Master trust ‘assurance reporting' only part of the picture, says expert, as trustees get to grips with DC

Out-Law News | 07 May 2014 | 2:12 pm | 2 min. read

New resources backed by the Pensions Regulator will help those responsible for the running of so-called ‘master trusts’ to demonstrate to employers and pension scheme members that their scheme meets regulatory requirements, an expert has said.

However Tom Barton of Pinsent Masons, the law firm behind Out-Law.com, said that the final ‘assurance framework’ produced by the Institute for Chartered Accountants in England and Wales (ICAEW) for the regulator was only “part of” the compliance picture for trustees. Defined contribution (DC) delivery and governance failures could ultimately result in claims, complaints and regulatory intervention against trustees, he said.

“As the name suggests, master trusts are run by trustees. Trustees have legal duties to discharge which have been established over many years. These duties hark back to defined benefit (DB) schemes - so trustees need help now to apply the duties to the very different context of DC schemes,” he said.

The framework is designed to support trustees of master trusts and those that they engage to provide assurance reports, which will remain voluntary but “expected”, according to the regulator’s head of DC, Andrew Warwick-Thompson. Trustees who choose to obtain independent assurance of their scheme’s quality will be expected to submit their first reports by summer 2015.

Master trusts enable pension scheme providers to manage a DC scheme for several employers under a single trust arrangement. They are particularly popular for businesses which are now legally required to automatically enrol their workforce into a suitable pension scheme, but may not necessarily have the resources and skills to run a dedicated pension scheme.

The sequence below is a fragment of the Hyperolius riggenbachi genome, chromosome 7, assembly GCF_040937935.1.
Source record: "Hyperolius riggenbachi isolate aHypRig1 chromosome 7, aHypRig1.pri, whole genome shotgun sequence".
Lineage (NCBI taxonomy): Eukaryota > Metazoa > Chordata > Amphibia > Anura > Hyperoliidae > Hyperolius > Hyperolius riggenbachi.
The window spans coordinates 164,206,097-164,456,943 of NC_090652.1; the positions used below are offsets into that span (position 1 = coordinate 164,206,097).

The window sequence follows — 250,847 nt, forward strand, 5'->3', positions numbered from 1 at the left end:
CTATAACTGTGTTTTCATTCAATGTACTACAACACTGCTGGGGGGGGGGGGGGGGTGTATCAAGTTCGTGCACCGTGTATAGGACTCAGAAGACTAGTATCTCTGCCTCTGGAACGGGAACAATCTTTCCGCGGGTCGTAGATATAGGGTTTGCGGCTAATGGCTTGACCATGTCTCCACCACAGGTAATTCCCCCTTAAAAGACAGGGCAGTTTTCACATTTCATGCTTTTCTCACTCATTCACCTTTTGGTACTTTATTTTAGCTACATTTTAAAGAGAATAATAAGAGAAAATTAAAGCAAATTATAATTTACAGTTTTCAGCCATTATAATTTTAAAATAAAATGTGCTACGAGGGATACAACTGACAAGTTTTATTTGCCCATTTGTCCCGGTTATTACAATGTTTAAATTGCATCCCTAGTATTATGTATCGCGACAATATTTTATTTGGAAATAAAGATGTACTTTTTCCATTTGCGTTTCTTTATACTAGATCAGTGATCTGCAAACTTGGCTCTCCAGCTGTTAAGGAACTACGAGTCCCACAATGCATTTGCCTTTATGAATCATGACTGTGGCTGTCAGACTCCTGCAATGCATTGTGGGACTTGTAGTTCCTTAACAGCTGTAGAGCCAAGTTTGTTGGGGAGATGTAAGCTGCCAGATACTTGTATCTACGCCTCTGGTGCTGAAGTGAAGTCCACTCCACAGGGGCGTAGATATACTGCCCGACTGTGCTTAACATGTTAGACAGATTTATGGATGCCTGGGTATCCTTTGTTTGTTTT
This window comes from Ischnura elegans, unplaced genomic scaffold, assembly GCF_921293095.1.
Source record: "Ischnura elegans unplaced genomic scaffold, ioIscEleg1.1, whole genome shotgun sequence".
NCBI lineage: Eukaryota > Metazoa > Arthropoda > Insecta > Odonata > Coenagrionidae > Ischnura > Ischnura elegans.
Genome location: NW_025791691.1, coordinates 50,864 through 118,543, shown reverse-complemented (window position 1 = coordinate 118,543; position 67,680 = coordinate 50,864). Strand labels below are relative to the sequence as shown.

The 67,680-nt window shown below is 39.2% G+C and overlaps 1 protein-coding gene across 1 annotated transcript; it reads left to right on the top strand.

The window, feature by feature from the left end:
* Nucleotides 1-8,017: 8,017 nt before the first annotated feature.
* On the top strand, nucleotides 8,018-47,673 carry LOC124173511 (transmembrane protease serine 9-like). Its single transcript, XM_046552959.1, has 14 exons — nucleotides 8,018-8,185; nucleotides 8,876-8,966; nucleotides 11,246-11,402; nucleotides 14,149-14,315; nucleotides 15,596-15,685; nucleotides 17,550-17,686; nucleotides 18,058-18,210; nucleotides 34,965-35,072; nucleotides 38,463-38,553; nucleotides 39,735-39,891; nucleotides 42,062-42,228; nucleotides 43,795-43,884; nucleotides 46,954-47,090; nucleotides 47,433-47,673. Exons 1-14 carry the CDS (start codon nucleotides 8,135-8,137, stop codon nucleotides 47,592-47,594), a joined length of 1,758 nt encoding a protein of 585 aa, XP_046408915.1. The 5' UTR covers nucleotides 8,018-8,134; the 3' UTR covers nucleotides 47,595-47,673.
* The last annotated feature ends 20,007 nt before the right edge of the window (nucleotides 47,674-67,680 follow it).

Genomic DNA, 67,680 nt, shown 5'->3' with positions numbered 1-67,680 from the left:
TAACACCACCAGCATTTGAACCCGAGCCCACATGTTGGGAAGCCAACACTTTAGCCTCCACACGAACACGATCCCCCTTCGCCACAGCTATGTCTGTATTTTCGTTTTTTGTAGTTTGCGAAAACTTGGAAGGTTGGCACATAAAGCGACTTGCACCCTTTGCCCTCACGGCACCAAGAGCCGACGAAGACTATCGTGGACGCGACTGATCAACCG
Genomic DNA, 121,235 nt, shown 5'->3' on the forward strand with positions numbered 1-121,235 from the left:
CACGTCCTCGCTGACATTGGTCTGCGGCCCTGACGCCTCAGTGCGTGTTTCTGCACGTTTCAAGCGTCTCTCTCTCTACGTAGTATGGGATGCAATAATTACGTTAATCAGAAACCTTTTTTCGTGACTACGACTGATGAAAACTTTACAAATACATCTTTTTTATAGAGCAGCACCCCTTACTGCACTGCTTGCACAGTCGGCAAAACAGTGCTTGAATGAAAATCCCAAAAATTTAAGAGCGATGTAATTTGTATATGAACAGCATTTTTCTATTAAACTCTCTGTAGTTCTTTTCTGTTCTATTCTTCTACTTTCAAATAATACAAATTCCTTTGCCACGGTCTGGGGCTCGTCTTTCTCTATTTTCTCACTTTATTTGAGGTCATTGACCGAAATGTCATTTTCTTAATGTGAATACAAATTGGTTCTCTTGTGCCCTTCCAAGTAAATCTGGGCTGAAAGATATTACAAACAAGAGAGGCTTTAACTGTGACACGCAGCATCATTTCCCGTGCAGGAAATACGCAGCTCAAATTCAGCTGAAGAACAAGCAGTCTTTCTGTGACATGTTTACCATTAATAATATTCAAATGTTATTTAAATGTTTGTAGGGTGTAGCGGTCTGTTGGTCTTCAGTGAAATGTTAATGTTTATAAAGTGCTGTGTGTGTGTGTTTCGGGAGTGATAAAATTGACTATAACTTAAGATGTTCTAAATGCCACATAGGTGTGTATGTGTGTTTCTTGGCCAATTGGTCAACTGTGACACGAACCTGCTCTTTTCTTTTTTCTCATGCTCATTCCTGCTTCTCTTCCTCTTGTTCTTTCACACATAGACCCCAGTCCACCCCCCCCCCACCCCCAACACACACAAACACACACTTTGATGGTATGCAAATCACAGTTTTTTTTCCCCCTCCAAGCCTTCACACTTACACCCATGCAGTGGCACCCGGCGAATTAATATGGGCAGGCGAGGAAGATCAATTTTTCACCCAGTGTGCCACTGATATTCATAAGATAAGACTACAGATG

The new assurance framework focuses on six broad areas based on the Pensions Regulator’s existing principles for DC schemes (36-page / 538KB PDF). These include the essential characteristics of schemes; the need to establish a comprehensive governance framework with clear accountabilities at the start; appropriate scheme administration; and good communication with scheme members, designed to ensure that they are able to make informed decisions about their retirement savings.

Schemes should be designed to be durable, fair and deliver good outcomes for members, while all those accountable for scheme decisions must understand their duties and be “fit and proper” to carry them out, according to the framework. These characteristics and principles should be backed by effective governance and ongoing monitoring throughout the life of the scheme.

Although voluntary, trustees would be expected to report on the operating arrangements of the master trust on a regular basis, and support their findings with an independent assurance report covering the description and design of the scheme and its compliance with the framework. The Pensions Regulator has announced its intention to establish and maintain a publicly-available list of schemes that have obtained this independent assurance, with the intention that employers refer to it when selecting a master trust to meet their automatic enrolment requirements.

“It is important that schemes operating in this market place [for master trusts] are scalable, durable, well-governed and embrace high standards of practice,” said Warwick-Thompson.

“Assurance acts as a check against schemes being set up by people who lack the competence or financial resources to take care of people’s pension savings adequately. Whilst voluntary, we expect master trusts to obtain this independent assurance and we strongly support those providers who have already informed us of their intention to adopt this important accreditation,” he said.

Although the Pensions Regulator said that a small number of respondents to its consultation on the draft framework urged it to go further and introduce a mandatory licensing regime for master trusts, it has ruled out doing so for the moment. Although licensing regime could be effective in managing new market entrants, the regulator said that the costs it would impose on schemes would be disproportionate at this stage.

"In a deregulatory environment and period of austerity measures, we consider that voluntary assurance is a proportionate response in the context of the regulator's overall risk-based approach to regulating DC schemes," it said, according to Money Marketing.

"The regulator expects that there will be a small number of master trusts and believes that its existing powers and voluntary assurance form a solid basis for regulating this sector. We will monitor how the market responds to the introduction of voluntary assurance and will consider moving to a more rigorous framework if take-up is poor," it said.